Archives For research

Today’s photo of the week is of a kākā popping in to a summer party on a balcony in Wellington City.

The population of kākā in the capital is increasing thanks to the work of conservationists and Wellington wildlife sanctuary Zealandia.

Kaka in Wellington City on a balcony.

The success of restoring native birds to cities is bringing those birds into increasing conflict with humans according to Victoria University’s recent research.

Kākā, pukeko and red-billed gulls were found to be the species most likely to encounter problems in cities. The research has helped to identify these species and will mean emerging problems can be monitored and addressed.

This photo was taken by Phillip Capper.

This photograph of the Antipodes parakeet was taken by University of Auckland scientist, Dr James Russell.

Dr Russell is leading the recently departed expedition to the Antipodes Islands that will lay the groundwork for the removal of mice from this remote nature reserve.

An Antipodes parakeet on the Antipodes Islands. Photographed by James Russell.

Their research will fill gaps in knowledge about the mice and effects of their removal on some of the island’s special native species, in particular the two parakeets—Antipodes and Reischek’s parakeet—which are found nowhere else. They will also gather baseline data to chart ecosystem recovery once mice are gone.

Follow the expedition to the Antipodes on James Russell’s blog.

You can help the unique ecosystems, native seabirds, plants and insects of the Antipodes Islands

The Million Dollar Mouse campaign aims to raise more than a million dollars towards the Antipodes Islands mouse eradication project. The fund currently sits at $819,000 with all public contributions matched dollar for dollar by philanthropists Gareth and Jo Morgan.

For more information, and to make a donation, visit the Million Dollar Mouse website.

Send us your photos

If you have a great, conservation related photo you want to share with the world (or at least the readers of this blog) send it through to us at

By Dave Houston

A presence of biologists?

Blue penguin at Oamaru

Blue penguin at Oamaru

I’m not sure that anyone has come up with a term for a group of penguin biologists (however a group of penguins is called a “waddle”), but whatever it is, one was recently sighted in Oamaru at the biennial Oamaru Penguin Symposium.  Around 60 researchers, conservation managers, and fieldworkers from DOC, Trusts, eco-tourism ventures and the community turned up to hear a variety of papers on the biology and conservation of New Zealand (and occasionally Australian) penguins.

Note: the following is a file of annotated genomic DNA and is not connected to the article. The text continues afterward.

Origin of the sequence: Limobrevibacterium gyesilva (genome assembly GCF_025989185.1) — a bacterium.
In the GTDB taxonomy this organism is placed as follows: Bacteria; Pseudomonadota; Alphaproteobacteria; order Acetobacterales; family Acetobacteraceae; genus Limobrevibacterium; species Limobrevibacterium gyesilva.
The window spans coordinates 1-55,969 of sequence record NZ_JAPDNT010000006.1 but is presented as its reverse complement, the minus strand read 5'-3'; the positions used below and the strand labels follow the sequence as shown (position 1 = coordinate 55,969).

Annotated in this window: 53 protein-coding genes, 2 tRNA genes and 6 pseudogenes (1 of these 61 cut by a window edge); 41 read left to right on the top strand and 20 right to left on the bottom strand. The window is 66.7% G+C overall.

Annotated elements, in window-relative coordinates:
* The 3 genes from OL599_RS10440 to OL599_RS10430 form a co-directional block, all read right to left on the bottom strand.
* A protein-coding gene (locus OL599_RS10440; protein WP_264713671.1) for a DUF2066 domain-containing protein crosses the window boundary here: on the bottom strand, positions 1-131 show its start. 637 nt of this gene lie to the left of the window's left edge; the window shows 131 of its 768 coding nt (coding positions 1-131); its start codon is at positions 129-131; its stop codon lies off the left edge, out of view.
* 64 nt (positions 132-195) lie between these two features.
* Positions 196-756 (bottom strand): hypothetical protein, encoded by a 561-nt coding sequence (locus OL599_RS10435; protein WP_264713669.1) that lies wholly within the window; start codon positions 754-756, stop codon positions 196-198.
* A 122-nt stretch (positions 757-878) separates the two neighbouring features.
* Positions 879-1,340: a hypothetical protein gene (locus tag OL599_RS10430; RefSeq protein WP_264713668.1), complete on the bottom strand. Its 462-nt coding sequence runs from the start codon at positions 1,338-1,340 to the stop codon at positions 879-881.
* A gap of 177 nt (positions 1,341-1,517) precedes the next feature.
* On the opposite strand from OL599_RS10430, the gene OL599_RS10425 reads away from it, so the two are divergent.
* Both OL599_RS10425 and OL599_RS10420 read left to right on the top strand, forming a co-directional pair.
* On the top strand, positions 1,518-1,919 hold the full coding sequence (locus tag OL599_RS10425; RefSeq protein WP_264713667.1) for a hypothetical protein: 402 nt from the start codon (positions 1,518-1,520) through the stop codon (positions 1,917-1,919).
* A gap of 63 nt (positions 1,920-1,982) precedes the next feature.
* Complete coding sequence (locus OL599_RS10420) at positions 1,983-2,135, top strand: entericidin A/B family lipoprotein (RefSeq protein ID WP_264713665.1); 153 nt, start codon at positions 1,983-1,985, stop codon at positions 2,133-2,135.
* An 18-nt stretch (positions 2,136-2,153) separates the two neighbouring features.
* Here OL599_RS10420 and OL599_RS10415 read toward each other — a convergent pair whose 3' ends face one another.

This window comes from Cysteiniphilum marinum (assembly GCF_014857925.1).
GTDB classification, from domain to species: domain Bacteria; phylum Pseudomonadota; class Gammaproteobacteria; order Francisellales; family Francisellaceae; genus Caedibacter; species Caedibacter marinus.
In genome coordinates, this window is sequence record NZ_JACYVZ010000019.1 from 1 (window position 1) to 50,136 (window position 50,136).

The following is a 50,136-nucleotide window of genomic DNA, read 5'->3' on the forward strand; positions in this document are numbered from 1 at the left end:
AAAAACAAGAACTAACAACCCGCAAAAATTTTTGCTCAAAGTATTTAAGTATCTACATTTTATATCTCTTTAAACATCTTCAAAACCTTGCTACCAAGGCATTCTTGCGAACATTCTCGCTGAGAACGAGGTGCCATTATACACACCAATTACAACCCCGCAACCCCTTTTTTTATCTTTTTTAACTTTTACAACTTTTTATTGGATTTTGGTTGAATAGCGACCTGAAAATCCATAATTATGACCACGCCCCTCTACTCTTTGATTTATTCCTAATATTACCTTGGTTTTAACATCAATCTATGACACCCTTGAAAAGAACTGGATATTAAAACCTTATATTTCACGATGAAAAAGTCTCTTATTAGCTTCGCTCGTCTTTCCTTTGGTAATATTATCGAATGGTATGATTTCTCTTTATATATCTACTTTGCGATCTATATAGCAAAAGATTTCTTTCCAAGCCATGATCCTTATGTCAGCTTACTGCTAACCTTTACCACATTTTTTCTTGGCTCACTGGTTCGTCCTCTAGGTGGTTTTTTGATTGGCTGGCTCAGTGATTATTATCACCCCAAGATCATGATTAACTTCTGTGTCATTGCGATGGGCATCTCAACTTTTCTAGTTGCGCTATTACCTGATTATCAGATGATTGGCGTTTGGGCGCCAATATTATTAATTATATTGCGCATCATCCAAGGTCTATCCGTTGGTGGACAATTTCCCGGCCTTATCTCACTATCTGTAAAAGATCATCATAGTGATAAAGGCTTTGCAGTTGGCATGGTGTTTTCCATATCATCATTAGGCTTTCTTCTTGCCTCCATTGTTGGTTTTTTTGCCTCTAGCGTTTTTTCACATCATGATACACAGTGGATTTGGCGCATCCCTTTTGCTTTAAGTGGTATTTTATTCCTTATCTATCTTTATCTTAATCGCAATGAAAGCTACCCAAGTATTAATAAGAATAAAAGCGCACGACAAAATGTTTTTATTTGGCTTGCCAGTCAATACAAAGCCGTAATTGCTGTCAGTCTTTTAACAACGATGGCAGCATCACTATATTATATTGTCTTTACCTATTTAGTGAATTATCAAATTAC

14 years ago I attended the first symposium and it was all about sharing with the Oamaru community what we had learned about the impact of tourism on blue penguins at the nearby Oamaru Blue Penguin Colony.  Today the symposium covers all the penguin species of the New Zealand region and attracts an Australasian audience.

Some good news, some bad

Counting Snares penguins

Dan Palmer counting Snares penguins

Actually, except for the continuing increase in the blue penguin population around Oamaru and the apparent stability of Snares penguin population, the news for other species wasn’t that good.  Yellow-eyed penguins had an OK year in Otago but on Codfish Island (off Stewart Island) a continuing decline has us puzzled.  Out on the remote Antipodes and Bounty Islands things are not great either with significant declines noted in the erect-crested and rockhopper populations.  Fiordland penguins have proved tricky to count, but despite the development of new, more accurate methods, the news isn’t great.

So what’s the problem?

Yellow-eyed penguins on Codfish Island

Yellow-eyed penguin nest on Codfish Island

In most cases we just don’t know.  Changes in food availability, perhaps related to natural or man-made climate variations, are a probably the most significant factor in current population declines, but we understand the how and why poorly.  The impact of fisheries in both bycatch and influencing prey availability is equally poorly understood.  Research in these areas is time consuming, difficult and hard to fund, so progress in understanding it is slow.

Snares penguin with GPS

Snares penguins headed for sea, one fitted with a GPS/dive logger. Photo: Thomas Mattern

In Trusts we trust

A lot of the management of blue and yellow-eyed penguins in the terrestrial environment is undertaken by trusts, community groups and even commercial enterprises.  These groups, along with DOC, have been successful in managing many mainland sites on which penguins nest; protecting habitat, controlling predators, educating the public and carrying out research.  Despite their good work much remains to be done.  More collaboration between community groups, universities, businesses and DOC is required to help understand and resolve the many issues affecting the long-term viability of our penguin populations.  Maybe you’ll join me in Oamaru in 2014 to hear what progress has been made.

Yellow-eyed Penguin Trust planting

Yellow-eyed Penguin Trust staff and volunteers planting penguin habitat. Photo: YEPT